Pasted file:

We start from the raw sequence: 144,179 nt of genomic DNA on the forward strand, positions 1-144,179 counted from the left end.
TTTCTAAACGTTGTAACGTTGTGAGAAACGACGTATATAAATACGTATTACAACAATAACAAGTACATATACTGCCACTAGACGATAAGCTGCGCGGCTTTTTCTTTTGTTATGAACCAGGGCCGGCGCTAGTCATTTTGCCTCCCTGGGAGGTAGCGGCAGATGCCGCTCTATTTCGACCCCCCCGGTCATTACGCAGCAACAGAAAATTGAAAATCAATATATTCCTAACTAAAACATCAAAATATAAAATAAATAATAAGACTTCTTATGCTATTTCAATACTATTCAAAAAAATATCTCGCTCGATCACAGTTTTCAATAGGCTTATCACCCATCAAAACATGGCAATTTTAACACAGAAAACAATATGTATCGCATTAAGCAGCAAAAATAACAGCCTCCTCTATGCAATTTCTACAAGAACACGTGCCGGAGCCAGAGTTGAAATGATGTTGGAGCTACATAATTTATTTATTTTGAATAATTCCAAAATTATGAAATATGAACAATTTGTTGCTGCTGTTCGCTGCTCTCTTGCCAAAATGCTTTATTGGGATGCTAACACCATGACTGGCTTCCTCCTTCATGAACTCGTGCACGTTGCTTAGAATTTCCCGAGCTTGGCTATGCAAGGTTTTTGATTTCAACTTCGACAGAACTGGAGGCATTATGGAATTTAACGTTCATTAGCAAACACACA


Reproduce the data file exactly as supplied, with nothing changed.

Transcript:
We start from the raw sequence: 144,179 nt of genomic DNA on the forward strand, positions 1-144,179 counted from the left end.
TTTCTAAACGTTGTAACGTTGTGAGAAACGACGTATATAAATACGTATTACAACAATAACAAGTACATATACTGCCACTAGACGATAAGCTGCGCGGCTTTTTCTTTTGTTATGAACCAGGGCCGGCGCTAGTCATTTTGCCTCCCTGGGAGGTAGCGGCAGATGCCGCTCTATTTCGACCCCCCCGGTCATTACGCAGCAACAGAAAATTGAAAATCAATATATTCCTAACTAAAACATCAAAATATAAAATAAATAATAAGACTTCTTATGCTATTTCAATACTATTCAAAAAAATATCTCGCTCGATCACAGTTTTCAATAGGCTTATCACCCATCAAAACATGGCAATTTTAACACAGAAAACAATATGTATCGCATTAAGCAGCAAAAATAACAGCCTCCTCTATGCAATTTCTACAAGAACACGTGCCGGAGCCAGAGTTGAAATGATGTTGGAGCTACATAATTTATTTATTTTGAATAATTCCAAAATTATGAAATATGAACAATTTGTTGCTGCTGTTCGCTGCTCTCTTGCCAAAATGCTTTATTGGGATGCTAACACCATGACTGGCTTCCTCCTTCATGAACTCGTGCACGTTGCTTAGAATTTCCCGAGCTTGGCTATGCAAGGTTTTTGATTTCAACTTCGACAGAACTGGAGGCATTATGGAATTTAACGTTCATTAGCAAACACACA